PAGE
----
How buildings interact with their surroundings is a key theme of architecture today, a challenge that may be faced in a number of different ways, one of which is use of locally sourced materials. This is the case of the P2 House, a home designed by monovolume, a multidisciplinary studio founded in Bolzano in 2003 by a group of architects who met while studying at Innsbruck University.
The clients came to them with a clear idea: in place of the old home surrounded by the vineyards of Appiano, at the foot of the Mendel Pass, they wanted to build a multigenerational home where three generations would be able to live under the same roof without compromising on the privacy of each separate nuclear family.
Considering that the clients wished to maintain the layout of the old home, including the basement level, in order to preserve the family’s history and memory, with the cellar and all the farming implements, the existing construction was demolished down to the ground floor, and the concept of the home was redesigned on the basis of this. To provide connection as well as the degree of separation necessary to allow nuclear families of different ages to enjoy living together, the architects divided the house into two wings. As will be clear in the drone photographs, they did this by building two volumes in a T-shaped layout totalling 265 square metres of living space. Practically, there are two residential units, with two independent hidden entrances, two hidden outdoor spaces, and two gardens with separate spaces for the animals (cats on one side and turtles on the other), linked with the texture of the sliding façade that alternates between one module and the other.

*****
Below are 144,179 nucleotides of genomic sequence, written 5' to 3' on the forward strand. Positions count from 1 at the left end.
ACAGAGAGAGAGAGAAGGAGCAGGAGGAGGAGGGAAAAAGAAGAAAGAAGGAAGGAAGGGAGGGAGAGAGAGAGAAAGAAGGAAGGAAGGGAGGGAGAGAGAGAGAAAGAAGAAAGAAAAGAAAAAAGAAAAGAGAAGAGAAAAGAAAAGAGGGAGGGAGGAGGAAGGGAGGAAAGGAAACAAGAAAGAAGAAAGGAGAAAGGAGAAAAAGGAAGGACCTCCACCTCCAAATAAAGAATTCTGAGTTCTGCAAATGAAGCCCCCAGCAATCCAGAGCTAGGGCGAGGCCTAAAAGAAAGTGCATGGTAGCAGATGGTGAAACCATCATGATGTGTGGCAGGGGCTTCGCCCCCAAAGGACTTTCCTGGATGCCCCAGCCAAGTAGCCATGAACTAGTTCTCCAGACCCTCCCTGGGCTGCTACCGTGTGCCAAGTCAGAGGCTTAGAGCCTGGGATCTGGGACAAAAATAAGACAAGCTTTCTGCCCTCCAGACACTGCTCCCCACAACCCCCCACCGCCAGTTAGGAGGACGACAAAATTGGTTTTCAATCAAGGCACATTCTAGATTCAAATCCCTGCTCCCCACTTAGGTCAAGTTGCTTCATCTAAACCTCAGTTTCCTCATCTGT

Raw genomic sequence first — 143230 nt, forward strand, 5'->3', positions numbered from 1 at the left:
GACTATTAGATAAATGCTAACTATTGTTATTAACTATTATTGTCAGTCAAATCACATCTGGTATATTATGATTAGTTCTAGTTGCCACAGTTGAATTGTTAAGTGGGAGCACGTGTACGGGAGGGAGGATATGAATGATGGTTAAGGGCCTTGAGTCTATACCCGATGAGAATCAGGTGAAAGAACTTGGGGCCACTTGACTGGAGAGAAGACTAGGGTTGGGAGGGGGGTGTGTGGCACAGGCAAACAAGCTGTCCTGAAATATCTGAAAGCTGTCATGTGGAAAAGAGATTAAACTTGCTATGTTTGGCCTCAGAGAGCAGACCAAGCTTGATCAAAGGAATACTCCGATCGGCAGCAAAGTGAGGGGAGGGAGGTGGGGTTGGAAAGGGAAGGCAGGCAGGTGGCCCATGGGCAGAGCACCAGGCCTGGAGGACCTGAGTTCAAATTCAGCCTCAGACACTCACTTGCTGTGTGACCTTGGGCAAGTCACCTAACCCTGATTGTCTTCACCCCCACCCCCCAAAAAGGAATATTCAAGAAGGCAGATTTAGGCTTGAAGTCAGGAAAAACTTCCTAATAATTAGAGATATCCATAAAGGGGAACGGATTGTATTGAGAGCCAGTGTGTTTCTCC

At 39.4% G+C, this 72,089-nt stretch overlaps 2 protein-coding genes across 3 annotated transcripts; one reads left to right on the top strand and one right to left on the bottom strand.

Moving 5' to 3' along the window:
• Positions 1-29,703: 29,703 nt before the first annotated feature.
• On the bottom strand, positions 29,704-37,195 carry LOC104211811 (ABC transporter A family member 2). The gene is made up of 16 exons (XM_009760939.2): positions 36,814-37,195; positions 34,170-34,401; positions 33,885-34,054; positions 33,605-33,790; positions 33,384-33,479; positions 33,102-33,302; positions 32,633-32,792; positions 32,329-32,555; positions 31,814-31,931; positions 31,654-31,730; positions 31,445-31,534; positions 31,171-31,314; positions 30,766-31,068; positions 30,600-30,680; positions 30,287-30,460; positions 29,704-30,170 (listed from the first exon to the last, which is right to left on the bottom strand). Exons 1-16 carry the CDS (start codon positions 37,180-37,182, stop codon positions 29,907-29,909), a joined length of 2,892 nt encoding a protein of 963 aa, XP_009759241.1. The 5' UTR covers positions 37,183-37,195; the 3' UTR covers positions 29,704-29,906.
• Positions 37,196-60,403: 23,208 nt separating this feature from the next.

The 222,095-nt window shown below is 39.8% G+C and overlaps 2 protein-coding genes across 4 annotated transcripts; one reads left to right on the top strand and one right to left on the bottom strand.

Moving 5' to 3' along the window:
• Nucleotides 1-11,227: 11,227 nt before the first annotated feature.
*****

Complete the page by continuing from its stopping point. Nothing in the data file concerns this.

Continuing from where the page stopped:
In functional terms, the ground floor in both wings of the P2 House contains the living area, with the kitchen, living room and garden access, while the first floor contains the bedrooms and a large terrace.
In the choice of materials and colours, monovolume drew inspiration from the home’s natural surroundings, so that the basement of the house and the enclosure wall are made of Monticolo porphyry, a local stone that has been used in architecture for more than 2500 years. The upper part of the house has a bronze metal façade which, at the height of the terrace, turns into a mobile screen designed to recall the vineyards surrounding the area. Thus light filters through this sliding screen like a visual memory of the Arabian masharabbya; the element may appear to have been taken out of context, but in the tradition of Appiano it serves the same function of alternating open and closed, light and shadow, and can be opened up to enjoy unmatched views over the mountains on the horizon.
In this way, each family unit has its privacy, but there are plenty of shared spaces and elements. The most symbolic of these is the cypress tree in the centre of the new house, crossing through the ground floor and climbing up to the loggia.
In the P2 House, monovolume has created a building with solid links to the land, without resorting to use of the architectural vernacular: a residence offering a new twist on the traditional theme of the multigenerational home, with new, contemporary beauty.
Location: Eppan (Appiano), Italy
Images: Giovanni De Sandre